• That's interesting.  I deploy using nosynch all the time, haven't had any issues.  I just got done deploying a couple hundred new subscribers starting last night, just finished the validation on them about an hour ago.  No errors, no issues, everything is replicating perfectly.

    As far as being able to just do whatever you want in development, deploy it, and not have to worry about replication, that isn't going to happen.  You always have to build this with replication in mind and your change scripts should always be tested against a system that looks like production.  Otherwise, you are just asking from trouble.  Replication works when your applications are designed to work with the replication engine.  If you don't pay attention to the constraints that replicating data is going to place on your environment, then you are going to wind up with a non-functioning environment.

    I don't know where you got that dropping a publication removes the rowguid column.  That doesn't happen.
    Mike Hotek BlowFrog Software, Inc. http://www.BlowFrogSoftware.com Affordable database tools for SQL Server professionals
    Friday, June 26, 2009 10:32 AM
    Moderator
  • I don't believe I ever said anything  about dropping replication removing a rowguid. Please correct me if I am wrong.

    Regarding the problem with merge an no-syncs. Create a normal merge publication, do a no sync subscription (making sure all tables are in place on the subscriber).

    It will fail with the below message:

    Source:  Failed Command
    Number:  0
    Message: {call sp_MSsetconflicttable (N'mytable', N'MSmerge_conflict_test_mytable', N'SQL001', N'test', N'test')}
    2009-06-22 19:07:22.328 Percent Complete: 0
    2009-06-22 19:07:22.328 Category:SQLSERVER
    Source:  SQL001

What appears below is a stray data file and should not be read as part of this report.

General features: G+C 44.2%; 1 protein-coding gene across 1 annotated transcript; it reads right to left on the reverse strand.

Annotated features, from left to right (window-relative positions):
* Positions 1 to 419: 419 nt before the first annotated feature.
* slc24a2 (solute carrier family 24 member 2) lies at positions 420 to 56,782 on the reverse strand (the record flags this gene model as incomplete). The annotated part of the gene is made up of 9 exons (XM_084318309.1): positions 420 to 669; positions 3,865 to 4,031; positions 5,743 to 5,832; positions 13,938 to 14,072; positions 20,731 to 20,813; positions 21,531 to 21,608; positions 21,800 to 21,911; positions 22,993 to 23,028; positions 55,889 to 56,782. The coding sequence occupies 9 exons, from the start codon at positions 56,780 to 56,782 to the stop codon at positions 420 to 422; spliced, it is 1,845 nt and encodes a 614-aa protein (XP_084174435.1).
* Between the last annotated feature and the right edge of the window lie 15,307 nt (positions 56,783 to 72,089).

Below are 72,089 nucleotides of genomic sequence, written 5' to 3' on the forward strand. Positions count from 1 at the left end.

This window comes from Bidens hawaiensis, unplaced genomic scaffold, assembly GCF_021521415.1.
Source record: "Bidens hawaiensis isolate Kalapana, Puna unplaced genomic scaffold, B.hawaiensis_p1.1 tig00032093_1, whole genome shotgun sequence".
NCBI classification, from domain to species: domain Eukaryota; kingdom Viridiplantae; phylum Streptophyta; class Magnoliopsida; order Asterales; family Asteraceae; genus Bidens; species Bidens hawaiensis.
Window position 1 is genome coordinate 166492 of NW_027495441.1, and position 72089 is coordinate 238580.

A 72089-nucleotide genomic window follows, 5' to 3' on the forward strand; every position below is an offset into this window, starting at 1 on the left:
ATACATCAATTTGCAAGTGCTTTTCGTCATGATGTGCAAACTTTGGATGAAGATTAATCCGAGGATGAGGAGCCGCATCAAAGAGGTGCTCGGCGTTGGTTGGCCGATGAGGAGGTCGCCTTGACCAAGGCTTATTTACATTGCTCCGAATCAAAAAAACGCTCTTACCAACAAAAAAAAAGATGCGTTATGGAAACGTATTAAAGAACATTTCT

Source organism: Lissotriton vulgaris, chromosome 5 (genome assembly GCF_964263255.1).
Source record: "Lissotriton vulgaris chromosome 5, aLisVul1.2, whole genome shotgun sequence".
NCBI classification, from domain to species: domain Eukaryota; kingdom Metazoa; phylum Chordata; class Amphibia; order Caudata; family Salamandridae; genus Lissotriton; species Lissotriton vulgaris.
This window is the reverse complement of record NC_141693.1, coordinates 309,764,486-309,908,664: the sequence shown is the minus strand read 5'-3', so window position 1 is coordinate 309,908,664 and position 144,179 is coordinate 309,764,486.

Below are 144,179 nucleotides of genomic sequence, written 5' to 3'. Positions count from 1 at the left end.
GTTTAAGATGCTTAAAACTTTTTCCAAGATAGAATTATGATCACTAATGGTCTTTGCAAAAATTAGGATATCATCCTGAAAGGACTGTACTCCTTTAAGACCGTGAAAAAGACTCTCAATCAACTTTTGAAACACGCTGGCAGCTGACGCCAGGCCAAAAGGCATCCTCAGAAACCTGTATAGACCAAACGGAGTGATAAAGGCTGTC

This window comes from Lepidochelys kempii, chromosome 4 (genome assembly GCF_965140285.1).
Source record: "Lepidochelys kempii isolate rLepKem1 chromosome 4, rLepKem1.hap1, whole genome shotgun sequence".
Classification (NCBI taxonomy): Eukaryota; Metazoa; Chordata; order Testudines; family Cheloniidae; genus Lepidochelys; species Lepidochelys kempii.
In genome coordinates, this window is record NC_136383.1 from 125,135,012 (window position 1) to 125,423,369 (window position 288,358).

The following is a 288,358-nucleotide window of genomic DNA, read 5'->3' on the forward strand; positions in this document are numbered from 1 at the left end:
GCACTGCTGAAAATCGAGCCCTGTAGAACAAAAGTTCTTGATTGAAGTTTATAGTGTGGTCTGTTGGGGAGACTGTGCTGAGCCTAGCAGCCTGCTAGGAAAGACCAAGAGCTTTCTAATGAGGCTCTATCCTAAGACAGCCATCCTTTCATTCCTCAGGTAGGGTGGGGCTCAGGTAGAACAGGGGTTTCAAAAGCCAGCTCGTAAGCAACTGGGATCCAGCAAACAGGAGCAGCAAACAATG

Number:  102
    Message: Incorrect syntax near 'MyColumnName'.
    2009-06-22 19:07:22.359 Percent Complete: 0


    Please refer to this link for more info:

    http://social.msdn.microsoft.com/Forums/en-US/sqlreplication/thread/f1e8976b-1976-4650-94af-6126741d38c6

    looking for a book on SQL Server replication? http://www.nwsu.com/0974973602.html looking for a book on SQL Server 2008 Administration? http://www.amazon.com/Microsoft-Server-2008-Management-Administration/dp/067233044X looking for a book on SQL Server 2008 Full-Text Search? http://www.amazon.com/Pro-Full-Text-Search-Server-2008/dp/1430215941
    Friday, June 26, 2009 10:39 AM
    Moderator
  • Hi Jagdip,

    Michael's right when he says you can't just tell the developers that they have total control over the databases in a replication environment.  Not unless you want to spend countless hours making sure their database changes required get made at all subscriptions (which depending on the change you want, sometimes the only solution is a new snapshot and re-initialization).

    If you have some specific examples of changes that you would like to make, we can help identify what can be done and how:

    My answer above should work for renaming a column in a database table without re-initializing from a new snapshot (although there are a couple steps involved, but you can't just do a 'rename' without redoing the publication).

    When it comes to the stored procedures, I believe you may want to re-evaluate your process of renaming them when they aren't used any more.  What you can do is ALTER PROCEDURE to change the code in it, and perhaps insert a new line at the very top, like:
    RAISERROR('This procedure has been deprecated',16,-1)
    rather than renaming it so that it will cause an exception if it is used by the front-end application.
    Kevin
    Friday, June 26, 2009 5:03 PM
  • this is the solution for SQL Server 2005 and 2008 http://msdn.microsoft.com/en-us/library/ms152488(SQL.90).aspx

    Regards, Ahmad Elayyan

    Sunday, March 04, 2012 2:57 PM